Resection means removing the portion of the brain that is causing seizures (seizure focus). Ablation involves using a medical device (such as a laser) to destroy the seizure focus. Surgeries are tailored to the child; one of several types may be recommended.
The brain is divided into four different lobes, or sections: temporal, frontal, occipital and parietal. A lobectomy involves surgically removing the lobe where the seizures are starting. The surgeon uses intracranial monitoring to precisely locate the seizure focus and avoid healthy tissue.
A temporal lobectomy is the most common type of lobectomy, followed by frontal lobectomy. These surgeries can be very successful in reducing or even eliminating seizures.
Cortical Resective Surgery
Cortical resection surgery involves removing the part of the brain that is causing seizures. This surgery is similar to a lobectomy, but does not involve removing an entire lobe of the brain.
Cortical resections can be effective when imaging tests or intracranial electrodes identify a specific area of the brain that is causing seizures.
Hemispherectomy / Hemispherotomy
Our team may recommend a hemispherectomy or hemispherotomy when a child’s seizures are coming from several different locations on the right or left side of the brain. These surgeries can be especially beneficial to children who are experiencing life-threatening seizures or seizures that are causing significant brain damage.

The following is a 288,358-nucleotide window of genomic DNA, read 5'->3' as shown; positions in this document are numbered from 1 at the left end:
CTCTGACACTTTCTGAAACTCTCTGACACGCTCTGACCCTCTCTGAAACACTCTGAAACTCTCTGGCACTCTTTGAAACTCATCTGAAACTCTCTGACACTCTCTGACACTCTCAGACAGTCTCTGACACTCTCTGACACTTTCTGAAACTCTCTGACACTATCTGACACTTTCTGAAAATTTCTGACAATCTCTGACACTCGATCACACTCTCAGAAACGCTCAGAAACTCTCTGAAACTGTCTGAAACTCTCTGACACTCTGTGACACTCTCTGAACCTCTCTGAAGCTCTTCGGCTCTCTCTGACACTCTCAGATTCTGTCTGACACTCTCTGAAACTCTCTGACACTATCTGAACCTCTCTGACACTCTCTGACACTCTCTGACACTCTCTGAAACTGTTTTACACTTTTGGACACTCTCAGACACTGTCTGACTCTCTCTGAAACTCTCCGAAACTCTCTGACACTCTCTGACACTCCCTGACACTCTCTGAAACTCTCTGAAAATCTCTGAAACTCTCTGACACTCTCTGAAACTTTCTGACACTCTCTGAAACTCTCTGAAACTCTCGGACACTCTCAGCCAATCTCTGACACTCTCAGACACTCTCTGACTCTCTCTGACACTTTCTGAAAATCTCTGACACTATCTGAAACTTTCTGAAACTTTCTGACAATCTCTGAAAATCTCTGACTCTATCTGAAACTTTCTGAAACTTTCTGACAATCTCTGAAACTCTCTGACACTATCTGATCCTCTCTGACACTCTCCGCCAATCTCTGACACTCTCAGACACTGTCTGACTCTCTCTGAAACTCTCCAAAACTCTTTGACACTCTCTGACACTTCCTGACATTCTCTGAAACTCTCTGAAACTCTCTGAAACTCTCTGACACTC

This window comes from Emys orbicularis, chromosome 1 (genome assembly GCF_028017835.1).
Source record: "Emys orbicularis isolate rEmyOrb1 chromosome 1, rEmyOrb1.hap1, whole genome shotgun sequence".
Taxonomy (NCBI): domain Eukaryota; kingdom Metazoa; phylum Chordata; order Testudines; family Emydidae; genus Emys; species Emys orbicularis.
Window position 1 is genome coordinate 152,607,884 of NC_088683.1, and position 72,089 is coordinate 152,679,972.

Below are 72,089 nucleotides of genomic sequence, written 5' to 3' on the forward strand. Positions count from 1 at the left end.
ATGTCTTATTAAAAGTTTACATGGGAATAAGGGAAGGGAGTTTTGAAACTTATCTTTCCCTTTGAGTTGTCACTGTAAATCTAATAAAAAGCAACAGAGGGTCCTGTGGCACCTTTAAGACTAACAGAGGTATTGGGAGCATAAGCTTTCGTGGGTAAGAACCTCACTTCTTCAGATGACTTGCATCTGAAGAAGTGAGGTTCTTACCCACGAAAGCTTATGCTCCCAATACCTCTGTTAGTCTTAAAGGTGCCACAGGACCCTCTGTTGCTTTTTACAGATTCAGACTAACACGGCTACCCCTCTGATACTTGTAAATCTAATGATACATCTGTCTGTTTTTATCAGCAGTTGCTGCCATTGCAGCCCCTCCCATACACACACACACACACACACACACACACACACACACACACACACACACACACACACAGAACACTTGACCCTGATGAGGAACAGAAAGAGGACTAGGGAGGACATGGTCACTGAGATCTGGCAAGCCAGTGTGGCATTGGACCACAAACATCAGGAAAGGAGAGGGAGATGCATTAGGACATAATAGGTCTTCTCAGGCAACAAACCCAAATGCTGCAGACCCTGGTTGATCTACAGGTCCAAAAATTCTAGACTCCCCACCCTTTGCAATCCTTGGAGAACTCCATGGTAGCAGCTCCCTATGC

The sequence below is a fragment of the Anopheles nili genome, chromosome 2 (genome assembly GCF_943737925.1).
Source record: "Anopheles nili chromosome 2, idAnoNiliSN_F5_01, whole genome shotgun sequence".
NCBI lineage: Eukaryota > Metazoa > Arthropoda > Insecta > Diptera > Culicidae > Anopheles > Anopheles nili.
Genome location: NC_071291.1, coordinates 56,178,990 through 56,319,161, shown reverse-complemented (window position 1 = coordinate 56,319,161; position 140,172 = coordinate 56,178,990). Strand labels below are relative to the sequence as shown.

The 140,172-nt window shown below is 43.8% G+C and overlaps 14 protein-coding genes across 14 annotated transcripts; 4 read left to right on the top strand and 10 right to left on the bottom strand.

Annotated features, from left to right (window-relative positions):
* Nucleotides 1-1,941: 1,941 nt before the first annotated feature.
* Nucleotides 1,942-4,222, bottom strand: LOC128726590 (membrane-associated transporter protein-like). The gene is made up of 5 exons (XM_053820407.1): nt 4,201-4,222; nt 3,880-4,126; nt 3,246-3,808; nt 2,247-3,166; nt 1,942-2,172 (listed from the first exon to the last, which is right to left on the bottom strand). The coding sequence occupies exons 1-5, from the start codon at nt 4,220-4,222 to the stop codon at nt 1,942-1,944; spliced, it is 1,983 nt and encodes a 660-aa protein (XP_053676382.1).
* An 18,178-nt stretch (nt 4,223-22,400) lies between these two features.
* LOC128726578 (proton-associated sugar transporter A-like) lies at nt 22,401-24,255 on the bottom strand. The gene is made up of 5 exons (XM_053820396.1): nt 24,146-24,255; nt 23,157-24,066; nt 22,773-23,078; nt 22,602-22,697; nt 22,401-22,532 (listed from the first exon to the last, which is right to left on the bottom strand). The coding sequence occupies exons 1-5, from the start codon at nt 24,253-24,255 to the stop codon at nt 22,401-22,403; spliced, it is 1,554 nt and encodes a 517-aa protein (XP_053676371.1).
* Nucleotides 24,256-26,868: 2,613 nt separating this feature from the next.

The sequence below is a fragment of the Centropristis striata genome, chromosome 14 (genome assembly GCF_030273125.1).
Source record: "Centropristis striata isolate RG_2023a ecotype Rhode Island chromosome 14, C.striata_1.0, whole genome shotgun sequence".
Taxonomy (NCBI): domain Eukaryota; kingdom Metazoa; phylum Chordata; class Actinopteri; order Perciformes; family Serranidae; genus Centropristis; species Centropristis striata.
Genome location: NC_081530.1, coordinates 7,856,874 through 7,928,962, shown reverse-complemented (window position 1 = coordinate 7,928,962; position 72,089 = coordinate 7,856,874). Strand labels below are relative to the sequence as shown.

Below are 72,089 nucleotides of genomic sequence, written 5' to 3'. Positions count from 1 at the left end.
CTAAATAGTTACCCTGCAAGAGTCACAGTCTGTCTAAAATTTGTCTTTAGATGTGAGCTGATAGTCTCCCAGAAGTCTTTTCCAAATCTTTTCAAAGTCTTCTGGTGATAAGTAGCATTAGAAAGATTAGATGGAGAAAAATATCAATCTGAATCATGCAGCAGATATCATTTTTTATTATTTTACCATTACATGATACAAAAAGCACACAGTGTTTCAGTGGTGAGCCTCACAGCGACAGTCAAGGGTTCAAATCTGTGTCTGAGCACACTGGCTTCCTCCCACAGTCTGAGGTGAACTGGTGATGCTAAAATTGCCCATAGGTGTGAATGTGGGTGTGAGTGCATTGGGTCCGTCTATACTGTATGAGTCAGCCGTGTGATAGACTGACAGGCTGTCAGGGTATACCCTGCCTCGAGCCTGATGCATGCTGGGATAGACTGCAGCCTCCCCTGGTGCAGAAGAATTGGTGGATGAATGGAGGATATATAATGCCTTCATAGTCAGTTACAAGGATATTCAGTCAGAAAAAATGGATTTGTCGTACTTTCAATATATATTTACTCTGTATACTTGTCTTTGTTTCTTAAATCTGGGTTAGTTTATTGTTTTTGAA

A hemispherectomy involves removing the connection between the right and left side of the brain. This prevents seizures from spreading from the diseased part of the brain to the part that is not causing seizures. A hemispherotomy involves removing the right or left side of the brain.
Laser ablation is a less invasive alternative to traditional epilepsy surgery that can be used to destroy (rather than remove) brain tissue that is causing seizures.
During laser ablation surgery, the neurosurgeon does not need to remove part of the patient’s skull to access the brain. Instead, he or she guides a laser applicator to the target area through a small incision in the skull, while the patient is in a magnetic resonance scanner. Laser light heats and destroys the target area, with minimal risk of potential damage to surrounding, healthy tissue. The technology uses functional MRI, stereotactic navigation and intraoperative neuromonitoring, so that the surgeon can see the target lesion in real time as it is being destroyed.